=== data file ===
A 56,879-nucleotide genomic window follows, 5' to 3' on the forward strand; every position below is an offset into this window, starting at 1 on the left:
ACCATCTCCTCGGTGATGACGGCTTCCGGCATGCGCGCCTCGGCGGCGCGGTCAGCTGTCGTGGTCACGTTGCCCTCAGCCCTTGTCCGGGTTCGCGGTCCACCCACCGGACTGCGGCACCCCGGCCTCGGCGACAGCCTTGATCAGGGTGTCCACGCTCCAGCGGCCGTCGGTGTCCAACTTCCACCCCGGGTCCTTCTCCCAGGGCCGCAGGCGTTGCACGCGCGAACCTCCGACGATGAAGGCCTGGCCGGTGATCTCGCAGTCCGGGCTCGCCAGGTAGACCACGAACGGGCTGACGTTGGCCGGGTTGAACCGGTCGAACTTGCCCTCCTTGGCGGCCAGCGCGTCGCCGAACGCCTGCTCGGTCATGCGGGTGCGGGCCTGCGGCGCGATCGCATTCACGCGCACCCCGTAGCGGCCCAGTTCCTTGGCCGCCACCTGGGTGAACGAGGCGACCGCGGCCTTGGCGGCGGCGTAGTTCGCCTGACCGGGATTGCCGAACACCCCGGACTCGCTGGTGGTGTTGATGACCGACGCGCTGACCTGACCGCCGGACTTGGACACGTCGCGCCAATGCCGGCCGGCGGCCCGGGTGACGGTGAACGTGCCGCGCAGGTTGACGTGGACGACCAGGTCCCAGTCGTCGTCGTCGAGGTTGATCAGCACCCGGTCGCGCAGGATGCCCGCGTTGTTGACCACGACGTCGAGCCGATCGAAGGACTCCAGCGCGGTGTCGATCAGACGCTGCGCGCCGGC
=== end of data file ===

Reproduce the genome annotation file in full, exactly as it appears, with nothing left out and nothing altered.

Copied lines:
A 56,879-nucleotide genomic window follows, 5' to 3' on the forward strand; every position below is an offset into this window, starting at 1 on the left:
ACCATCTCCTCGGTGATGACGGCTTCCGGCATGCGCGCCTCGGCGGCGCGGTCAGCTGTCGTGGTCACGTTGCCCTCAGCCCTTGTCCGGGTTCGCGGTCCACCCACCGGACTGCGGCACCCCGGCCTCGGCGACAGCCTTGATCAGGGTGTCCACGCTCCAGCGGCCGTCGGTGTCCAACTTCCACCCCGGGTCCTTCTCCCAGGGCCGCAGGCGTTGCACGCGCGAACCTCCGACGATGAAGGCCTGGCCGGTGATCTCGCAGTCCGGGCTCGCCAGGTAGACCACGAACGGGCTGACGTTGGCCGGGTTGAACCGGTCGAACTTGCCCTCCTTGGCGGCCAGCGCGTCGCCGAACGCCTGCTCGGTCATGCGGGTGCGGGCCTGCGGCGCGATCGCATTCACGCGCACCCCGTAGCGGCCCAGTTCCTTGGCCGCCACCTGGGTGAACGAGGCGACCGCGGCCTTGGCGGCGGCGTAGTTCGCCTGACCGGGATTGCCGAACACCCCGGACTCGCTGGTGGTGTTGATGACCGACGCGCTGACCTGACCGCCGGACTTGGACACGTCGCGCCAATGCCGGCCGGCGGCCCGGGTGACGGTGAACGTGCCGCGCAGGTTGACGTGGACGACCAGGTCCCAGTCGTCGTCGTCGAGGTTGATCAGCACCCGGTCGCGCAGGATGCCCGCGTTGTTGACCACGACGTCGAGCCGATCGAAGGACTCCAGCGCGGTGTCGATCAGACGCTGCGCGCCGGC